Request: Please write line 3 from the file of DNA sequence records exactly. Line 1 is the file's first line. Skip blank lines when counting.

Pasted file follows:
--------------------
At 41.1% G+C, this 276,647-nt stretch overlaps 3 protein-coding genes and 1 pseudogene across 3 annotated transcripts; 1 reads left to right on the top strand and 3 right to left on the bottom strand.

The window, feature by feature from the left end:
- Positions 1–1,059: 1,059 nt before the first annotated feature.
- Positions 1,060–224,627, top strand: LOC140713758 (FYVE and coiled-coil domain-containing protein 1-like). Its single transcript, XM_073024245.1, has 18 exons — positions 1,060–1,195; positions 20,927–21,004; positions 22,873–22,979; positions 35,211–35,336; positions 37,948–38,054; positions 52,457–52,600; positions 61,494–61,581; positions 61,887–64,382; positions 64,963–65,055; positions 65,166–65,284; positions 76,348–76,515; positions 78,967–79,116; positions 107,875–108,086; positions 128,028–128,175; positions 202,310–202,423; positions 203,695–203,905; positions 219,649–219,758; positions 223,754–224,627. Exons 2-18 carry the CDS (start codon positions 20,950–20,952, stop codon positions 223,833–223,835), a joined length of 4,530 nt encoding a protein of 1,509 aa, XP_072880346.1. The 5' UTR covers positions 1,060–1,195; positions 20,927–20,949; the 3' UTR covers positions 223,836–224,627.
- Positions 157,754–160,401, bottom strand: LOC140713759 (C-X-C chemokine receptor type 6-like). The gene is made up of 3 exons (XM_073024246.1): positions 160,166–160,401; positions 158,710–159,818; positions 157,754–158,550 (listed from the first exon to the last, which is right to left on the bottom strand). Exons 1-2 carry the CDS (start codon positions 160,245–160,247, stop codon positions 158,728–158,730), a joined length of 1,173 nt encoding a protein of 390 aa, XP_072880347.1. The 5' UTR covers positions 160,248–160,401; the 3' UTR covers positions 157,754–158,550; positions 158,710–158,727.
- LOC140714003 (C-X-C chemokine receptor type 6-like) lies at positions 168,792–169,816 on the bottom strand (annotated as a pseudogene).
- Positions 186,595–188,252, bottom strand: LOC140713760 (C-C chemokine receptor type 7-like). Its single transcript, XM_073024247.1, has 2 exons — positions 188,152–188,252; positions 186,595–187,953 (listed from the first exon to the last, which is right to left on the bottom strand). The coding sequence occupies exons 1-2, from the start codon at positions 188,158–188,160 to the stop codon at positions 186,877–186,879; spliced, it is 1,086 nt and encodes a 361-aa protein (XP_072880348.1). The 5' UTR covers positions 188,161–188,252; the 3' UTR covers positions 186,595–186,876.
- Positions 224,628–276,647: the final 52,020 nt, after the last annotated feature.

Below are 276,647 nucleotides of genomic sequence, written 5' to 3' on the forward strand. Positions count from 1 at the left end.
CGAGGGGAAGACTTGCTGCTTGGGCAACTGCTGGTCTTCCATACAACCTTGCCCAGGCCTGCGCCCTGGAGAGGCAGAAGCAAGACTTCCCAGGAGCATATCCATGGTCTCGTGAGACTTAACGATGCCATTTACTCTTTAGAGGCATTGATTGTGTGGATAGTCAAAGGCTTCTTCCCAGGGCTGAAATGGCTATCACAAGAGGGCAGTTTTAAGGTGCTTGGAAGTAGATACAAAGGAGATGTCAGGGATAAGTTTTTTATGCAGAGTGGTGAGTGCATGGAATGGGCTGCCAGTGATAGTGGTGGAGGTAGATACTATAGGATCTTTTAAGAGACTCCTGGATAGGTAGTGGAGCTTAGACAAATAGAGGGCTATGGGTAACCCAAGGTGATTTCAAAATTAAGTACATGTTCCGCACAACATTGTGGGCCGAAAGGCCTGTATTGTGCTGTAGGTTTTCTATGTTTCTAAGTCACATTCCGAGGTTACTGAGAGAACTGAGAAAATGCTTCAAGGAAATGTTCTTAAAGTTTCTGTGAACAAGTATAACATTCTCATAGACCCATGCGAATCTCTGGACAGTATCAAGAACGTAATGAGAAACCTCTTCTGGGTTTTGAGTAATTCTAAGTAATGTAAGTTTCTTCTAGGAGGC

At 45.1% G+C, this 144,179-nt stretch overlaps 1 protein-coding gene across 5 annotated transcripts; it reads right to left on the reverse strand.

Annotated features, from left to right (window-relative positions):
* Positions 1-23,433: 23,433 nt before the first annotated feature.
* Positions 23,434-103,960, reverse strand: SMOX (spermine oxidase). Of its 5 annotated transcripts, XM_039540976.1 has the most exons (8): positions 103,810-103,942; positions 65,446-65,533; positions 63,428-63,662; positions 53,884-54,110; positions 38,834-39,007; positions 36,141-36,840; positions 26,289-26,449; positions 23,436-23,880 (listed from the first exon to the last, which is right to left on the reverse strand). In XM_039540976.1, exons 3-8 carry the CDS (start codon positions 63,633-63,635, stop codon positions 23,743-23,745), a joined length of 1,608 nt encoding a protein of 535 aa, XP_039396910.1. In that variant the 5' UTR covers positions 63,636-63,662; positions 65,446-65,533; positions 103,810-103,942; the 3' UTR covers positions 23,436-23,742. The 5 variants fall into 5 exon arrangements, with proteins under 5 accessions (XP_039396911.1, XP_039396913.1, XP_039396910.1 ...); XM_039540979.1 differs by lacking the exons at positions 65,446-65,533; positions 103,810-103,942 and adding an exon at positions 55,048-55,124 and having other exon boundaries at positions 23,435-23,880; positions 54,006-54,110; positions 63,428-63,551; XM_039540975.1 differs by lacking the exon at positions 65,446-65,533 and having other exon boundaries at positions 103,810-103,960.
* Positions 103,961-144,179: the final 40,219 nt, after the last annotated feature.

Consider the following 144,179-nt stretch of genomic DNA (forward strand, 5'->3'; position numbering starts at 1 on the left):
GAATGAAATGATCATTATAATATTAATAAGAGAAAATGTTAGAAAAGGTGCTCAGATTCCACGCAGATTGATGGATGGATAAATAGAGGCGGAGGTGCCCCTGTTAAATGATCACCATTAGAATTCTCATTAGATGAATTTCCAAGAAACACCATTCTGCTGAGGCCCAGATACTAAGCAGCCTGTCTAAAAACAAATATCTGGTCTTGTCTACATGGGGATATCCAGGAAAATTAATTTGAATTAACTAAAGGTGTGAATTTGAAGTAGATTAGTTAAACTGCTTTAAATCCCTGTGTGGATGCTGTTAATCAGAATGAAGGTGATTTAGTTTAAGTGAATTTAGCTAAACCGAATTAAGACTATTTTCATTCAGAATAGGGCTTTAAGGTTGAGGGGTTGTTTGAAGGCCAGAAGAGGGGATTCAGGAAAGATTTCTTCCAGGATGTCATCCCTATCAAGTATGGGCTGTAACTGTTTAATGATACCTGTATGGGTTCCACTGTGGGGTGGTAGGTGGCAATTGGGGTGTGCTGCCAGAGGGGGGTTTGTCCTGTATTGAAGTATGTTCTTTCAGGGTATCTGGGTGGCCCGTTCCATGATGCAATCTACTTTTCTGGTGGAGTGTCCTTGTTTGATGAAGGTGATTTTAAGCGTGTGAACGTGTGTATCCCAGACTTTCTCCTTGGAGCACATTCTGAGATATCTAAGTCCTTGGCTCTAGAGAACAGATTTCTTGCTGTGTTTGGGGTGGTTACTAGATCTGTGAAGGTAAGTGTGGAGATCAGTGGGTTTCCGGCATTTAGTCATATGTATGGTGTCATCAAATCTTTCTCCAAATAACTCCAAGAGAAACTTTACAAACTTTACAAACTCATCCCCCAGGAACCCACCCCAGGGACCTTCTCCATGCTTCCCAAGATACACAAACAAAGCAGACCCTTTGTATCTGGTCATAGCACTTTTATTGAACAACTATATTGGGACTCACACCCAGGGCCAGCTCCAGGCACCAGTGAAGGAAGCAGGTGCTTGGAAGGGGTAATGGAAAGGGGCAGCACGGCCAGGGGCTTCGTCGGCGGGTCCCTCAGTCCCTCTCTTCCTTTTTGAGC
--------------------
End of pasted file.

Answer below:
- Positions 1–1,059: 1,059 nt before the first annotated feature.